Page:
After this it got a little trickier as I needed to make the very top of the roof and also attach it to the existing pieces. I took a scrap of pallet wood and chamfered its face into a point to allow water to run off when it rains. I drilled a pilot hole at the back end and screwed it into the back truss. I then drilled a hole at the front end and began to drill a 10cm screw down through the top roof piece into the front truss. When the screw touched the front truss I took it out and drilled down through the roof piece into the front truss a little. This made it easier for the screw to pass through the front truss and also into the beam, thus securing the roof to the truss and then to the beam.

Step 6: Making and Attaching the Planters

Of course if you don't want planters on your bird table then you can completely skip this step! I cut a piece of the planks to 12cm and attached it to the post with dowels in the same manner as the table. I then cut another piece at around 10cm and attached it to the post with dowels at a right angle to the first piece. It was then just a case of screwing in two other pieces to make a square shaped planter.

For the bottom pieces I just attached 4 screws to the bottom insides of the planter walls, screwed in about half way. I then cut a piece of the plank that would fit inside the planter walls and rest on top of the screws.

Step 7: Making and Attaching the Feet

I planed down a thicker piece of pallet wood and cut it into two equal lengths of 50cm each. I then used a combination square to mark half way down the thickness of each piece. After finding the centre line across each piece I was able to mark the width of the pieces.

I sawed down each side of the cuts and then made some relief cuts all the way along the joint. Using a chisel I took out all the waste and slotted the two pieces together. I chamfered the ends and edges to make it more pleasing to the eye.

Turning the pieces upside down I then marked where the post would go and drilled 5 pilot holes. I screwed in 5 10cm screws until they were protruding a few millimetres above the surface. I was then able to use the points of the screws to mark points on the bottom of the post which is where I would drill some more 3mm pilot holes. I could then screw all of the screws in. I was going to add some angled braces from each foot to the post but as it was sturdy enough I didn't bother, also I think it looks better without them.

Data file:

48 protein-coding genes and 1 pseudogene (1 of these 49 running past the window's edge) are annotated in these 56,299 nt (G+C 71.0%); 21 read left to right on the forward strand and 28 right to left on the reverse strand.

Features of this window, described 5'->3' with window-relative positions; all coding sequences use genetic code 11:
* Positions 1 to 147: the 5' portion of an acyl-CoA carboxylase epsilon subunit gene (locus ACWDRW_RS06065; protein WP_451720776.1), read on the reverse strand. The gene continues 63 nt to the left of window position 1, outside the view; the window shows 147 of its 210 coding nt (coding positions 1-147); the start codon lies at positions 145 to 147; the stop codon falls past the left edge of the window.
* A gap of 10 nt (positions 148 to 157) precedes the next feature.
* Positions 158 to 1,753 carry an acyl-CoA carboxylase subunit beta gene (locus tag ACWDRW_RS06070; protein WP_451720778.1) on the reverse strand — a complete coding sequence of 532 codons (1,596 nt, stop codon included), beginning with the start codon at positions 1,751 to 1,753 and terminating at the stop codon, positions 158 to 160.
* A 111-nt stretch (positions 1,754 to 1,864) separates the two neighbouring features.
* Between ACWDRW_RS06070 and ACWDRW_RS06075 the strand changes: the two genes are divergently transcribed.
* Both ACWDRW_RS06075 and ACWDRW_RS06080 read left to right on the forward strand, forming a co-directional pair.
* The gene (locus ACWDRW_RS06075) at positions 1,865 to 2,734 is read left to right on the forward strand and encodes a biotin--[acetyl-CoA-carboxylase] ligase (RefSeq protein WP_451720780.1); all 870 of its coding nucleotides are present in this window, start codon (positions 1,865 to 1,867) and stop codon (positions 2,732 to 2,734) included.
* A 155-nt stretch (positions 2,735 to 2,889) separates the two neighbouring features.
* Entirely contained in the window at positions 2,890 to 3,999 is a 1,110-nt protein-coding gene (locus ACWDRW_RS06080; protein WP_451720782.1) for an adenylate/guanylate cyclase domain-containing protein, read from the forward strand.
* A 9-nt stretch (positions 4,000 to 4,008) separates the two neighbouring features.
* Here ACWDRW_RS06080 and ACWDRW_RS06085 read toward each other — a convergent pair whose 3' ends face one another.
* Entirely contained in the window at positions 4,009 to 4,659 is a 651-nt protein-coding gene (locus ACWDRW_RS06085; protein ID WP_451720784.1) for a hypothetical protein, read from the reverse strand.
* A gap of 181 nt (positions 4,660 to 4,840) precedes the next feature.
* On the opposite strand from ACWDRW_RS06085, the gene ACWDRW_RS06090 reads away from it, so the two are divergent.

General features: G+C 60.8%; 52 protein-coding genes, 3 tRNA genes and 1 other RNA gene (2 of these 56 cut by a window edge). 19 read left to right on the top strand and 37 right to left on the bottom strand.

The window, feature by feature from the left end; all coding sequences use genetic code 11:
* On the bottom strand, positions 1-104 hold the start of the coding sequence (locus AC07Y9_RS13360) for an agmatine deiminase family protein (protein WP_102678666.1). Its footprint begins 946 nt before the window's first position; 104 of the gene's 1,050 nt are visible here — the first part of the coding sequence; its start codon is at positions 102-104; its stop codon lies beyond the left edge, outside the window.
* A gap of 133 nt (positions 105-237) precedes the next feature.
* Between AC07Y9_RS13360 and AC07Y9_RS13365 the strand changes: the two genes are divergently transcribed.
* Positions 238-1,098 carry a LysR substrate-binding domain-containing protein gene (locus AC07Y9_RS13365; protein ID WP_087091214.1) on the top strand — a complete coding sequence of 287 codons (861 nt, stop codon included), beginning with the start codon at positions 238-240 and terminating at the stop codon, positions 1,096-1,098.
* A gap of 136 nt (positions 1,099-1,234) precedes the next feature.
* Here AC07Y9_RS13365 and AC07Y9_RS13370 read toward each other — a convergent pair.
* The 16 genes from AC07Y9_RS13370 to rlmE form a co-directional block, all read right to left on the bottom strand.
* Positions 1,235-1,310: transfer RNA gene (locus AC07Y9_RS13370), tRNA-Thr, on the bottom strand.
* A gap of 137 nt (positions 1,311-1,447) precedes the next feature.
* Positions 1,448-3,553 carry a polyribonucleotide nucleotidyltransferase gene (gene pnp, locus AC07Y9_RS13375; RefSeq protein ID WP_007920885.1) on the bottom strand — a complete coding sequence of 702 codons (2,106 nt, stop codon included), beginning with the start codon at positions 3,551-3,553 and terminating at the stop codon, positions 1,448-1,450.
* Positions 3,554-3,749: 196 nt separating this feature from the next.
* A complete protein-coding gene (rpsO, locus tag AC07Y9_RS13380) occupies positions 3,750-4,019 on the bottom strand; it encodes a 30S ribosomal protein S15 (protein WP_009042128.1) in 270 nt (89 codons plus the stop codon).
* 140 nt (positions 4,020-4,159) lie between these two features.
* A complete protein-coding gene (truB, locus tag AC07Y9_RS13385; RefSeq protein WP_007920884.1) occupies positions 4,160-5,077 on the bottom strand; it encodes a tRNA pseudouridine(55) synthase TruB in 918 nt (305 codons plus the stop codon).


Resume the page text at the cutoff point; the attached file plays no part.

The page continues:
Step 8: Painting and Fitting the Landscape Material

I used a water based stain to treat the wood as I've been told that its not harmful to wildlife. After the treatment went on I got some landscape material and stapled it to the sides of the planters, cutting off the excess with a pair of scissors.

Step 9: Fill the Planters and the Table!

Now you're ready to move it to your desired spot in your garden or yard and throw in a couple of plants of your choosing. I went to a local garden centre and picked a grass for the top planter and a kind of trailing/hanging plant for the bottom planter. Of course the plants you use are entirely up to you!

The cool thing about this bird table is that as you're making it you can tweak the roof position, table shape, planter position and shape to fit your own personal taste. Being made from pallet wood will it last a long time? Probably not, but the wood was free, it took one weekend of my time and it was designed completely by me, at the end of the day I find that incredibly satisfying.

Thanks a lot for checking out that Instructable! If you enjoyed that then please check out my YouTube channel and if you'd like to support me further and check out my other builds then give my Facebook page a like.

I would also like to take this opportunity to let as many people know as possible that I will be doing my first ever live stream on Wednesday. I thought I would challenge myself to make something live on YouTube within an hour as I don't expect to have too many viewers. I feel like this will make the video more watchable and re watchable by those who miss it live. I'll be live at midnight UK time which will be around 7pm on the East coast of the US and 4pm on the West coast. (most of my followers are in North America). So if you feel like seeing me bumbling and cursing my way through a live build then please join me for the live stream and say hey!

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Bio: Growing up in a rural area in the East of England I've always been interested in nature and trees and found myself building things ... More »